It is likely that this was the time when Isaiah was sent to console Ahaz; (see Isaiah 7:1;) and predicted the death both of Rezin and Pekah, his enemies.

Verse 6. Recovered Elath to Syria
See Clarke on 2 Kings 14:22.

Verse 7. I am thy servant and thy son
I will obey thee in all, and become tributary to thee; only help me against Syria and Israel.

Verse 9. The king of Assyria hearkened unto him
It is said, 2 Chronicles 28:20, that Tilgath-pilneser distressed him, but strengthened him not. Though he came against the Syrians, and took Damascus, and slew Rezin, yet he did not help Ahaz against the Philistines, nor did he lend him any forces to assist against Israel; and he distressed him by taking the royal treasures, and the treasures of the temple, and did him little service for so great a sacrifice. He helped him a little, but distressed him on the whole.

It appears that, about this time, Pekah king of Israel nearly ruined Judea: it is said, 2 Chronicles 28:6, that he slew one hundred thousand valiant men in one day; and that he carried away captive to Samaria two hundred thousand women and children, and much spoil; but, at the instance of the prophet Oded, these were all sent back, fed and clothed, 2 Chronicles 28:8-16.

Verse 10. Ahaz went to Damascus
He had received so much help on the defeat of Rezin, that he went to Damascus to meet the king of Assyria, and render him thanks.

Ahaz sent to Urijah the priest the fashion of the altar
This was some idolatrous altar, the shape and workmanship of which pleased Ahaz so well that he determined to have one like it at Jerusalem. For this he had no Divine authority, and the compliance of Urijah was both mean and sinful. That Ahaz did this for an idolatrous purpose, is evident from 2 Chronicles 28:21-25: "For he sacrificed to the gods of Damascus;-and he said, Because the gods of the kings of Syria help them, I will sacrifice to them, that they may help me. And he made high places to burn incense to other gods in every city of Judah."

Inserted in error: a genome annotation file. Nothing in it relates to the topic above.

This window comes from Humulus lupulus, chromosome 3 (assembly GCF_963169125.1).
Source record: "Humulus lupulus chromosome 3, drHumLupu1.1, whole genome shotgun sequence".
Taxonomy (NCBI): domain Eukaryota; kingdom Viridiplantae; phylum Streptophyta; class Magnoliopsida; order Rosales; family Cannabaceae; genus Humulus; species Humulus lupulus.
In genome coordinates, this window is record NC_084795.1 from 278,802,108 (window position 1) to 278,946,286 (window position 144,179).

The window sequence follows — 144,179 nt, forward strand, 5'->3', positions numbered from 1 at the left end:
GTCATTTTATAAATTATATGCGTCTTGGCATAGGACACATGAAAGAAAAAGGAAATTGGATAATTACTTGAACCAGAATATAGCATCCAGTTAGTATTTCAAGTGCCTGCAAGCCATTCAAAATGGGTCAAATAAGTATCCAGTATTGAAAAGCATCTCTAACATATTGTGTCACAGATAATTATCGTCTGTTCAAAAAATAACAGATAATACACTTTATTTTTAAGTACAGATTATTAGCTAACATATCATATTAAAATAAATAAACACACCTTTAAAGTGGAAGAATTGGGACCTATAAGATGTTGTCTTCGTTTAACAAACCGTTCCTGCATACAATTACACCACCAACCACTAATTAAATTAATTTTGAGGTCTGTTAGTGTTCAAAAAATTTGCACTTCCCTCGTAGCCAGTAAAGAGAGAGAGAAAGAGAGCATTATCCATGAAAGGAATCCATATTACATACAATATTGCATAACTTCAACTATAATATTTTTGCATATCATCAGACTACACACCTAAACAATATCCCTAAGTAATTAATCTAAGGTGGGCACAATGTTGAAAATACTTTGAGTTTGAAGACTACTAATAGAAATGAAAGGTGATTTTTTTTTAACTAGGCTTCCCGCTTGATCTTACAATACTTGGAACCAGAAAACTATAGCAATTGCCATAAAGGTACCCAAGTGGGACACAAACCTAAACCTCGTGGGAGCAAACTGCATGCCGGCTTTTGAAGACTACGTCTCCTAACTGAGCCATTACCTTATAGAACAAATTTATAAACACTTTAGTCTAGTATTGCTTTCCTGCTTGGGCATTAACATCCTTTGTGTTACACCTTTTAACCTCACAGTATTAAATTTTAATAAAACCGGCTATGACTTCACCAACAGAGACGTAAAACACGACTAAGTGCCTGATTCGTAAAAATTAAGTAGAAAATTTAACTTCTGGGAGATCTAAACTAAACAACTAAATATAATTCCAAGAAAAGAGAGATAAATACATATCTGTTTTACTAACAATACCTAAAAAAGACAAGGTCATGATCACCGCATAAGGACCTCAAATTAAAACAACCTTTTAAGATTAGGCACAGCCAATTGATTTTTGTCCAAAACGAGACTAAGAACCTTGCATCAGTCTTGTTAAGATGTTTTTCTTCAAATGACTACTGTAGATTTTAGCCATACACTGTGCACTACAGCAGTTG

Verse 14. Put it on the north side
He seems to have intended to conform every thing in the Lord's house as much as possible to the idolatrous temples which he saw at Damascus, and to model the Divine worship in the same way: in a word to honour and worship the gods of Syria, and not the God of heaven. All the alterations specified here were in contempt of the true God. Thus he provoked to anger the Lord God of his fathers, 2 Chronicles 28:25.

Verse 18. And the covert for the Sabbath